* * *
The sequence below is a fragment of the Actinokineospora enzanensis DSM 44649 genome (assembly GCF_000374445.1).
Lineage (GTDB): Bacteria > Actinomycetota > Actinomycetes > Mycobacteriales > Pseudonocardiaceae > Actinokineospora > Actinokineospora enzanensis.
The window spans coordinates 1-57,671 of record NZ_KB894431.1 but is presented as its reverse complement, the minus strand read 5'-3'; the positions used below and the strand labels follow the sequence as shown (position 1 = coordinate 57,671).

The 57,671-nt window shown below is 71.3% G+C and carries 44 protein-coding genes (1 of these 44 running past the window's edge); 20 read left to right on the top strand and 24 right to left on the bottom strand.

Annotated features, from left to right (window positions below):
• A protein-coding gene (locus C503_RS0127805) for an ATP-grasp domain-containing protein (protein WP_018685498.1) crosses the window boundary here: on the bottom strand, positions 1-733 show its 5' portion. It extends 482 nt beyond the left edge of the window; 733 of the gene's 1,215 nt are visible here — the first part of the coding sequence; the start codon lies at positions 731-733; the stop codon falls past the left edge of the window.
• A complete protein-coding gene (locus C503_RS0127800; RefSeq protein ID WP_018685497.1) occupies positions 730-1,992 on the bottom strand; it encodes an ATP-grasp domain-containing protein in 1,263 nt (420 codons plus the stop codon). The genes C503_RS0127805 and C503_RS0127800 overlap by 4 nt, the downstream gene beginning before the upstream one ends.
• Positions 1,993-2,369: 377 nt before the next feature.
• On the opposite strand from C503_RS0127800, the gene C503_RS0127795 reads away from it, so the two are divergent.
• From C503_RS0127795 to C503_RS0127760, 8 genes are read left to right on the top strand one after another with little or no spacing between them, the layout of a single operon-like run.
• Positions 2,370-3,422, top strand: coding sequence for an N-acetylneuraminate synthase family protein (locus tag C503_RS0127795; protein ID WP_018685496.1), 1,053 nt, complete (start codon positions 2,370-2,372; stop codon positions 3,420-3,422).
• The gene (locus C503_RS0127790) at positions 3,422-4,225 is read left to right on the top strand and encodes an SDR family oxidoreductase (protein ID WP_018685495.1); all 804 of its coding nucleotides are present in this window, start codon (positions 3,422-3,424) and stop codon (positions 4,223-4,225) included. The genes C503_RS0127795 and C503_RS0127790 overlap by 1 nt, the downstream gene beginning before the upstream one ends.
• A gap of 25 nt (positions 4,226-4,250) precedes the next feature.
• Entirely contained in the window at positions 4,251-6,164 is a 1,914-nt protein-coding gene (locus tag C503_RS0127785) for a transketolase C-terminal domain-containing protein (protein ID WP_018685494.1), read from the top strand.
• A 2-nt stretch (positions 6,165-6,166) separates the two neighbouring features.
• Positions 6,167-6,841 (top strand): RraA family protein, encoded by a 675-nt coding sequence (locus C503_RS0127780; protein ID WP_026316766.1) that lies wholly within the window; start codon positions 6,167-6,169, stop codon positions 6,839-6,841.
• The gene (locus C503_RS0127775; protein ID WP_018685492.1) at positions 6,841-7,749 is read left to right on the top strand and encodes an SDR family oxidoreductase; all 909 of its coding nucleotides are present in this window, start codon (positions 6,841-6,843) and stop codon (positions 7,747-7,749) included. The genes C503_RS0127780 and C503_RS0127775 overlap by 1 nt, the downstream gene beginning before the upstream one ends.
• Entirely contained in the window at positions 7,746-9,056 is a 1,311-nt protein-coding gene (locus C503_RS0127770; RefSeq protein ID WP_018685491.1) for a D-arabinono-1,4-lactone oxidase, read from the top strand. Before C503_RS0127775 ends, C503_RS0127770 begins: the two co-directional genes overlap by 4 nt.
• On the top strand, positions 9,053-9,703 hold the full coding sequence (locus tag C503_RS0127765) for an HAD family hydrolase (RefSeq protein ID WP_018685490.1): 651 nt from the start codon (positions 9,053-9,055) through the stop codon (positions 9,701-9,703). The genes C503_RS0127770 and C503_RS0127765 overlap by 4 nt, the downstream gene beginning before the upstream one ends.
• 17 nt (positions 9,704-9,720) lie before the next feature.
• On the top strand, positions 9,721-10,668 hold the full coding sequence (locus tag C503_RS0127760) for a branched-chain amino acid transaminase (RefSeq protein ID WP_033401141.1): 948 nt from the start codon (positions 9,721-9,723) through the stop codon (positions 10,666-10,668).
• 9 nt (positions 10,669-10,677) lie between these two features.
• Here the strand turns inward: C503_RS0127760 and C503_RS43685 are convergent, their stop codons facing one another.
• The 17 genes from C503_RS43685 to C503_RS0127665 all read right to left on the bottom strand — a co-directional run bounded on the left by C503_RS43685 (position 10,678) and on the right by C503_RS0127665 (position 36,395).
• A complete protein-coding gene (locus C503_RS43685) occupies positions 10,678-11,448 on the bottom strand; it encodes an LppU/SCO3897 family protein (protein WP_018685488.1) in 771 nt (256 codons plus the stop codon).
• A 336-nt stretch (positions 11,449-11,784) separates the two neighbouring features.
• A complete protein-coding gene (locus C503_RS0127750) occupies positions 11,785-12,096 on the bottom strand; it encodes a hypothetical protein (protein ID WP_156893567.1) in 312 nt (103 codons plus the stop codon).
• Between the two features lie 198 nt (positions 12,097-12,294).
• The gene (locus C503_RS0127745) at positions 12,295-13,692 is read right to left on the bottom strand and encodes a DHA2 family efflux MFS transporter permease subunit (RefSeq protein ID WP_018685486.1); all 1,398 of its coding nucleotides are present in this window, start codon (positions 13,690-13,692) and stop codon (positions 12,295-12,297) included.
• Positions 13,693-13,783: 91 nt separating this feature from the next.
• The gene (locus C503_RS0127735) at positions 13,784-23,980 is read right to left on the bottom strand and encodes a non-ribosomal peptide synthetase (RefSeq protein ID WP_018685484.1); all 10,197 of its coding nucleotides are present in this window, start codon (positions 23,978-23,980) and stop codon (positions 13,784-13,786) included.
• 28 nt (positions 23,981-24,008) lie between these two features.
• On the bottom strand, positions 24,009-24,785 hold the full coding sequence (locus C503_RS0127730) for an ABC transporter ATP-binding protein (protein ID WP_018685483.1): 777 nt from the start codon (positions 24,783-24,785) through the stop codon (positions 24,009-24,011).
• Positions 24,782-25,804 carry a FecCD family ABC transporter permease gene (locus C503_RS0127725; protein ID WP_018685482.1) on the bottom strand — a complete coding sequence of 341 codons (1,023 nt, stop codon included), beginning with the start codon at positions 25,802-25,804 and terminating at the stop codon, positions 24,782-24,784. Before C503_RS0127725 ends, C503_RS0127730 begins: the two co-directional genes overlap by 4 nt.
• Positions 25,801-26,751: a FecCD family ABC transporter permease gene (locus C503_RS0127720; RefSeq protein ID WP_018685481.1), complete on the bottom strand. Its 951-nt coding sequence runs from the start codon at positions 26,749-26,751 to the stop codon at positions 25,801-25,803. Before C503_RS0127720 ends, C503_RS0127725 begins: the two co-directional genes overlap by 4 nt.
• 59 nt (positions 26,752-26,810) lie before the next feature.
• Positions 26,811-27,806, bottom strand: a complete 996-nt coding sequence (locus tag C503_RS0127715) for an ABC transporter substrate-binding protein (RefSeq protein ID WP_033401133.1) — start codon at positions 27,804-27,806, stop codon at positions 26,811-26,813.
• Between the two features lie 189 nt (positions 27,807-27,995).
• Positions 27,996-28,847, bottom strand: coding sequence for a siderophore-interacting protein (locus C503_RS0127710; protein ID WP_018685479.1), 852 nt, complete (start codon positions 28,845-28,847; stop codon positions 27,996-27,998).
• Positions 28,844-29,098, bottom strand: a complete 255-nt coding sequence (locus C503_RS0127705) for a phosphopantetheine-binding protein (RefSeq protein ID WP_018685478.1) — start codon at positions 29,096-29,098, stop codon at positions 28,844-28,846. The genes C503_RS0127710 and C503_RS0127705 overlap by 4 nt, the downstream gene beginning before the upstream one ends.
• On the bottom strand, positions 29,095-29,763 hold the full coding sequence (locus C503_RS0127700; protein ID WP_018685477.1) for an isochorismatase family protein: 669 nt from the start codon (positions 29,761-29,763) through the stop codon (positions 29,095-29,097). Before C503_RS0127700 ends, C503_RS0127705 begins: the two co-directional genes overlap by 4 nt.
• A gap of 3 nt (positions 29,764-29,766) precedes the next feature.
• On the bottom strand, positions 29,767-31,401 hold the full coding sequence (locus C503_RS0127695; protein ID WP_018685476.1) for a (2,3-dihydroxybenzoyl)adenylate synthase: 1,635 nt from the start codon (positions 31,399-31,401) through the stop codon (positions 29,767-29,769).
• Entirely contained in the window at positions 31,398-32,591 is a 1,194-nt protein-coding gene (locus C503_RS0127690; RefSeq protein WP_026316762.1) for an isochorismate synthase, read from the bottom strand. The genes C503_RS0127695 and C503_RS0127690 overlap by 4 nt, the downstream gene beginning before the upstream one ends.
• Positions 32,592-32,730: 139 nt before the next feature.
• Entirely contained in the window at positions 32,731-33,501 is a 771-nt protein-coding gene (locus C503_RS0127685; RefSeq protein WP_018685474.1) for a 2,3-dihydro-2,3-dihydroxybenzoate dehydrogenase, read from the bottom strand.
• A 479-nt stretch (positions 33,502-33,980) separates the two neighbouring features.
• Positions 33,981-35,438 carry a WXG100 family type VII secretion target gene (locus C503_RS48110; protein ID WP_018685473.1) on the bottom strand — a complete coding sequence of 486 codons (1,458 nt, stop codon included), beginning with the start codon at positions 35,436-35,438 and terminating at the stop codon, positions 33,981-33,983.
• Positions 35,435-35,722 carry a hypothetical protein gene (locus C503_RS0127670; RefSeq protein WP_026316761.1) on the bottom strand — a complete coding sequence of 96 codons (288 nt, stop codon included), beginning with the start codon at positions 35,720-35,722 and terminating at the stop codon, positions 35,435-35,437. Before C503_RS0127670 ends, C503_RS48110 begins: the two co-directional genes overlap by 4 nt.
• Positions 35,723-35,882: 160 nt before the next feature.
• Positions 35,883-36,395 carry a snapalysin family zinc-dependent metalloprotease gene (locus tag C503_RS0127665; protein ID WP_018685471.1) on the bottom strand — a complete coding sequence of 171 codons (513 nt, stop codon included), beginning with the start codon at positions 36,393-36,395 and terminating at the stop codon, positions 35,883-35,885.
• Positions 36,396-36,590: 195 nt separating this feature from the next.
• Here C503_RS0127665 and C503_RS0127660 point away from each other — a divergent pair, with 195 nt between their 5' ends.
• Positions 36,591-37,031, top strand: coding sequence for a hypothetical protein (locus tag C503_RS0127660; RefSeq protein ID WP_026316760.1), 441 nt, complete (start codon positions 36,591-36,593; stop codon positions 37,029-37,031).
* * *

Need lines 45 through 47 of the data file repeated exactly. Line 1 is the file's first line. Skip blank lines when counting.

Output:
• Positions 32,592-32,730: 139 nt before the next feature.
• Entirely contained in the window at positions 32,731-33,501 is a 771-nt protein-coding gene (locus C503_RS0127685; RefSeq protein WP_018685474.1) for a 2,3-dihydro-2,3-dihydroxybenzoate dehydrogenase, read from the bottom strand.
• A 479-nt stretch (positions 33,502-33,980) separates the two neighbouring features.